Dr. Swenson confronted by a breech birth while she herself is heavily pregnant, has Marina perform a Cesarean in primitive conditions. Impressed by her competence, Dr. Swenson turns over the clinical care for the local Indians to Marina.

Mr. Fox appears in the research station. He has not heard from either Dr. Swenson nor Marina for months. He arrives after a difficult trip, poorly guided by one of the Australians from the Manaus office. He is quickly satisfied that the fertility drug is a possibility and seeks to return to Wisconsin with Marina. However, on the voyage to the station, having made a false decision, they discover a white man in the camp of the most dangerous of the local tribes.

Dr. Swenson admits that the white man must be Anders. In a delirium he wandered away from Easter, his keeper, and has been taken by the tribe. Dr. Swenson falsified the report of his death. Dr. Swenson also tells Marina that her fetus has died, and that Marina will have to perform a Cesarean on her.

Mr. Fox returns to Wisconsin. Marina performs the surgery and saves Dr. Swenson's life. She takes Easter and goes to the village where Anders is being held. There she discovers that Easter is the long lost son of the village chief. A trade is made -- Anders for Easter.

Anders and Marina sleep together once on their return to the research site. Marina, who has been imbibing of the special bark, becomes pregnant. They return to Wisconsin where Anders is reunited with his wife and children.

State of Wonder as a Developmental Story

Marina grows in the book. She overcomes her nightmares and reconciles with the death of her father. She overcomes the fear engendered by her error as a obstetrics resident and is able to practice medicine again. She overcomes her fear of the jungle and rescues Anders. As the book ends, she is about to become a mother and one is sure she will be a good one. She may return to the jungle and take over the direction of the research station as Dr. Swenson wishes, or she may stay in the Wisconsin she loves and develop her relation with Mr. Fox. The decision will be hers.

I found it interesting that the book makes the case (through Dr. Swenson) that there is little or no reason to develop a drug for the only purpose of allowing middle age women to have children late in life, and indeed such a drug might do more harm than good. The book also makes the case that a drug that was effective in preventing malaria without side effects would be a great boon to mankind, even if it would not make money for the company that developed it. That seems very true to me.

Mythological References

Christian Gottlieb Kratzenstein,
Orpheus and Eurydice, 1806
In mythology, Orpheus goes into the underground home of the dead to bring Eurydice back to life. His instruction is that he will succeed only if he never looks back. He can not resist the temptation, looks back to see she is following him to the real world and loses her.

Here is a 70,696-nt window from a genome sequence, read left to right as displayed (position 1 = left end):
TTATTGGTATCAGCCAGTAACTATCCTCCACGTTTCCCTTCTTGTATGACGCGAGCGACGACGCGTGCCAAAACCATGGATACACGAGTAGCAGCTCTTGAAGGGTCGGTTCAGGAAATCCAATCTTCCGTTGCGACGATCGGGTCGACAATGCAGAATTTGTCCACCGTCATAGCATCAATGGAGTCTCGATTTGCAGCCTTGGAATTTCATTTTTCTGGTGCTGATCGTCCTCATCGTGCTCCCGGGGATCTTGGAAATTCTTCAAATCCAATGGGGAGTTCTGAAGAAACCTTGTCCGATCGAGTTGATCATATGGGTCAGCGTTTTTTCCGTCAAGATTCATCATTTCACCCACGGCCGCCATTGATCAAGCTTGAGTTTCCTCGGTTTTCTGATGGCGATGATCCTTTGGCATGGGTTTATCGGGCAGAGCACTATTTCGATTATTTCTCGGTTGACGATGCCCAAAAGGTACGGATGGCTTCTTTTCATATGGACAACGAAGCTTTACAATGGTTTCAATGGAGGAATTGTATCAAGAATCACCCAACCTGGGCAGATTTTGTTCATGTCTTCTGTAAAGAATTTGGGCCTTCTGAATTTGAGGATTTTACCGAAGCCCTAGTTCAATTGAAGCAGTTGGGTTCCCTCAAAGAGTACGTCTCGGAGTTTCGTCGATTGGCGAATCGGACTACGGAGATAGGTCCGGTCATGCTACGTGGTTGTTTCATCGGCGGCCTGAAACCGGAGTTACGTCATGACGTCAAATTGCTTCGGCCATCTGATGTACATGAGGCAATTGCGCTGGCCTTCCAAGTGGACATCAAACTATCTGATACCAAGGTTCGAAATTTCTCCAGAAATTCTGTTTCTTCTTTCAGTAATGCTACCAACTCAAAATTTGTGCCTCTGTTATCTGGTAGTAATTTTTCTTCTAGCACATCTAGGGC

The scene in the opera house in the book is a direct reference to the myth. Dr. Swenson instructs Marina not to look back. And indeed, Marina is unable to bring Dr. Swenson out of the hellish jungle back to Wisconsin. She does bring Anders back to his wife who thought him dead and buried in the jungle. She brings Easter (another reference to return from the dead) to his parents who thought him dead (although he is not too happy with the return). I suppose there is also a reference in Mr. Fox who finally comes to the jungle to bring Marina back and leaves without her.

Again in mythology, Persephone is a goddess who spends half her time in the underground with the god of the underground, Hades, and half of her time in the land of the living with her mother, Demeter. When she returns to the land of the living, it is springtime -- plants come back to life and animals give birth. On her return to Hades, the leaves fall and winter is soon to follow. I see a reference to Dr. Swenson at one point in her life spending half her time in Baltimore heading an obstetrics service and the other half with her god-like lover, Dr. Rapp.

The biosphere with mythic properties providing life giving substances, a place of great beauty, on the margin between the modern world and the unforgiving jungle inhabited by fierce tribes seems likely to have antecedents in mythology -- perhaps in the same sources from which we draw the name "Amazon".

The book focuses a lot on fertility and childbirth. Marina is wondering if she is too old to have children. She and Dr. Swenson are both trained obstetricians. Mr. Fox and his company are concerned with the development of a fertility drug. Dr. Swenson is pregnant. The women of the tribe living with the research station are having children. Two key scenes in the book are those in which Marina saves the life of mother and child trapped in a breech birth and in which she saves Dr. Swenson's life by removing the dead fetus by means of a cesarean.

In the book Mr. Fox, Dr. Swenson and Dr. Rapp are always named with their titles and none of the other characters are so named. The three are (perhaps in a reference to Epicurean philosophy) singularly uninterested in the welfare of individual people that are with them, but seem to be more symbolic. Are they more like the gods of Greek mythology than like normal human characters? They seem to be human in form, but remote and motivated by responsibility to "the corporation" or to "science".

The Writing

Padgett's prose weave from the narrator's present to flashbacks, from reality to dream sequences without pause and without losing the listener. That would seem to be a tough thing to bring off. The writing is limpid and splendid.

I especially like the fact that the listener is able to think of the story at several levels. For an author to pull off something that can be listened to as a simple adventure story, as a developmental novel, and as a modern version of ancient myths seems quite impressive.